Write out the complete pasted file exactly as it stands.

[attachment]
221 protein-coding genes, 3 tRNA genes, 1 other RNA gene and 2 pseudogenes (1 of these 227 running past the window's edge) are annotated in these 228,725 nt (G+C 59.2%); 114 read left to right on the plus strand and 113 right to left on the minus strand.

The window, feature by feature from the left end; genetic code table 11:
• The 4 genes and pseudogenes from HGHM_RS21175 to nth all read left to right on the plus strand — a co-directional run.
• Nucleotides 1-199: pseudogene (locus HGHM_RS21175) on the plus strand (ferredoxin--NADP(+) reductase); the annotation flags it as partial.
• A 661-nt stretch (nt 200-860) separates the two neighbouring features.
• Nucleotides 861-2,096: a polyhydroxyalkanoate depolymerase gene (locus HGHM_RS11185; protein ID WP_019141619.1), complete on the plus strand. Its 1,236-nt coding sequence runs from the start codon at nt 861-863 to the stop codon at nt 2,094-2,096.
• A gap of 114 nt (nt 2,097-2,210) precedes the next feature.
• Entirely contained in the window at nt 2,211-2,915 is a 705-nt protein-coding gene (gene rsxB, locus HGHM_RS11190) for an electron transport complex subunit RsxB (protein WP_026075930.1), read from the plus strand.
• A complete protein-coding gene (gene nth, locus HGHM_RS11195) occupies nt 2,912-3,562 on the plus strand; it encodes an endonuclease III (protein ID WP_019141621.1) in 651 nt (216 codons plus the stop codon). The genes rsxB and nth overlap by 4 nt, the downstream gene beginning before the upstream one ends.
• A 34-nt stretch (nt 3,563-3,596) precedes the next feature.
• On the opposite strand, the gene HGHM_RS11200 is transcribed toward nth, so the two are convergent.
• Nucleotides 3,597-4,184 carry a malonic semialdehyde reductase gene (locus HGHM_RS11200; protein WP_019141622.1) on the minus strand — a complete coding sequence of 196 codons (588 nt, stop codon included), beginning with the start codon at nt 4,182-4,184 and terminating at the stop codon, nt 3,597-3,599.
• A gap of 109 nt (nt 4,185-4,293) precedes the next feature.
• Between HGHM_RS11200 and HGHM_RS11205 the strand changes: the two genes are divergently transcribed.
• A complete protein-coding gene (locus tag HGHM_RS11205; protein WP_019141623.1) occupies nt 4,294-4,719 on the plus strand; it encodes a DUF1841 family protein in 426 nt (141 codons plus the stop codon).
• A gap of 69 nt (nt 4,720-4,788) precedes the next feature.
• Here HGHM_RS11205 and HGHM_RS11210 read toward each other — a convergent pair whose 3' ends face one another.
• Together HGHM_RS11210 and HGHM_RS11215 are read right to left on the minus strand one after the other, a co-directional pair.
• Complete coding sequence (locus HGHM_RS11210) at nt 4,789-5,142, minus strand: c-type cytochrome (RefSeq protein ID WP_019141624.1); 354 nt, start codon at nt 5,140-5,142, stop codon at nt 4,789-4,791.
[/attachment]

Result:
221 protein-coding genes, 3 tRNA genes, 1 other RNA gene and 2 pseudogenes (1 of these 227 running past the window's edge) are annotated in these 228,725 nt (G+C 59.2%); 114 read left to right on the plus strand and 113 right to left on the minus strand.

The window, feature by feature from the left end; genetic code table 11:
• The 4 genes and pseudogenes from HGHM_RS21175 to nth all read left to right on the plus strand — a co-directional run.
• Nucleotides 1-199: pseudogene (locus HGHM_RS21175) on the plus strand (ferredoxin--NADP(+) reductase); the annotation flags it as partial.
• A 661-nt stretch (nt 200-860) separates the two neighbouring features.
• Nucleotides 861-2,096: a polyhydroxyalkanoate depolymerase gene (locus HGHM_RS11185; protein ID WP_019141619.1), complete on the plus strand. Its 1,236-nt coding sequence runs from the start codon at nt 861-863 to the stop codon at nt 2,094-2,096.
• A gap of 114 nt (nt 2,097-2,210) precedes the next feature.
• Entirely contained in the window at nt 2,211-2,915 is a 705-nt protein-coding gene (gene rsxB, locus HGHM_RS11190) for an electron transport complex subunit RsxB (protein WP_026075930.1), read from the plus strand.
• A complete protein-coding gene (gene nth, locus HGHM_RS11195) occupies nt 2,912-3,562 on the plus strand; it encodes an endonuclease III (protein ID WP_019141621.1) in 651 nt (216 codons plus the stop codon). The genes rsxB and nth overlap by 4 nt, the downstream gene beginning before the upstream one ends.
• A 34-nt stretch (nt 3,563-3,596) precedes the next feature.
• On the opposite strand, the gene HGHM_RS11200 is transcribed toward nth, so the two are convergent.
• Nucleotides 3,597-4,184 carry a malonic semialdehyde reductase gene (locus HGHM_RS11200; protein WP_019141622.1) on the minus strand — a complete coding sequence of 196 codons (588 nt, stop codon included), beginning with the start codon at nt 4,182-4,184 and terminating at the stop codon, nt 3,597-3,599.
• A gap of 109 nt (nt 4,185-4,293) precedes the next feature.
• Between HGHM_RS11200 and HGHM_RS11205 the strand changes: the two genes are divergently transcribed.
• A complete protein-coding gene (locus tag HGHM_RS11205; protein WP_019141623.1) occupies nt 4,294-4,719 on the plus strand; it encodes a DUF1841 family protein in 426 nt (141 codons plus the stop codon).
• A gap of 69 nt (nt 4,720-4,788) precedes the next feature.
• Here HGHM_RS11205 and HGHM_RS11210 read toward each other — a convergent pair whose 3' ends face one another.
• Together HGHM_RS11210 and HGHM_RS11215 are read right to left on the minus strand one after the other, a co-directional pair.
• Complete coding sequence (locus HGHM_RS11210) at nt 4,789-5,142, minus strand: c-type cytochrome (RefSeq protein ID WP_019141624.1); 354 nt, start codon at nt 5,140-5,142, stop codon at nt 4,789-4,791.